There is also a fair amount of quotations in the score, as was the common practice of the time. However most film composers quote music that is somewhat commonly known, in order to register a specific meaning behind the choice i.e. Shostakovich’s use of Jacques Offenbach’s Can-can to signify the degradation and perversity of the Parisian bourgeoisie in Kotsinev and Trauberg’s New Babylon (1929). And Chaplin, too, quotes well known orchestral music from Rimsky-Korsakov, Tchaikovsky and popular tunes such as Comin’ thro the Rye, Bonnie, Bonnie Banks of Loch Lomond, and For He’s A Jolly Good Fellow, considered the second most popular song in English, next to Happy Birthday.
Yet Chaplin uses to great effect, and most frequently, 12 bars of a short piano miniature by Johannes Brahms from his op. 118 Klavierstücke, the Romanze in F major. Intensely transcribed for strings, he utilizes this passage in both the tramp’s happiest and saddest of moments. It is unclear how he stumbled upon this work, but why he chose it for The Gold Rush is evident. It works beautifully as an emotionally driven passage that is tender and melancholic, and can be interpreted in a variety of ways. It makes it first significant appearance 30 minutes into the score when the tramp sees Georgia for the first time in the dance hall, her hand lovingly extended toward him, offering a tender greeting. Without a change of musical pace or character, the passage takes on a completely different meaning when the tramp realizes that it is the fellow standing behind him that she is so glad to see, as she walks right past him. Within these 5 bars, the music begins to offer itself as a glowing and warm gesture, and ends in one of rejection and loneliness, transformed by the intent of the characters. A lesser composer would have driven that gag into the ground with perhaps a quirky tin-muted trumpet solo immediately upon the change of the tramp’s facial expression. Yet Chaplin had a keen ear for music that portrayed the poignancy of humor, and that the three final descending chords that conclude the melodic line would bring to that moment exactly what it needed, a tender mistake.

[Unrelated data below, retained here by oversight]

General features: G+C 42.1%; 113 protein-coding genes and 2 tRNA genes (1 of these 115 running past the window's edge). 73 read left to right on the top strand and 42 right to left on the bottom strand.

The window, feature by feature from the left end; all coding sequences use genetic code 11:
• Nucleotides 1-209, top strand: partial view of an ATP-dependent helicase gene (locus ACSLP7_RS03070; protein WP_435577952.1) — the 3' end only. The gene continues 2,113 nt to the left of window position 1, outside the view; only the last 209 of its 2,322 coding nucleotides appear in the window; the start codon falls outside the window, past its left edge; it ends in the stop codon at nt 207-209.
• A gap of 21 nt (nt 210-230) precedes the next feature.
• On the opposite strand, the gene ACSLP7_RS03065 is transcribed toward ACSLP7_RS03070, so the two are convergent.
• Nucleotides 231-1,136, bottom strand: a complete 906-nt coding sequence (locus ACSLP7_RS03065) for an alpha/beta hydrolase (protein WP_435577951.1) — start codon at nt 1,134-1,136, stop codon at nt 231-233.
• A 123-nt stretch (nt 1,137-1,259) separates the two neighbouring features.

In 1992 the decision to produce a re-creation of the silent version of The Gold Rush was made by the Chaplin estate, and carried out by the very capable Kevin Brownlow and David Gill of Photoplay Productions in London. It was decided then to use the music of 1942 to accompany it, and engaged Carl Davis to make an arrangement of the score to adapt to their re-creation, which up to this time has been the arrangement used for live performance.
Mt thanks the Association Chaplin and the generosity of Kate Guyonvarch, who not only supplied me with all of the original scores and manuscripts from Montreux, but who also provided me with a digitalized reproduction of the original optical soundtrack recording. I was working in earnest on the restoration of The Gold Rush score by the fall of 2006.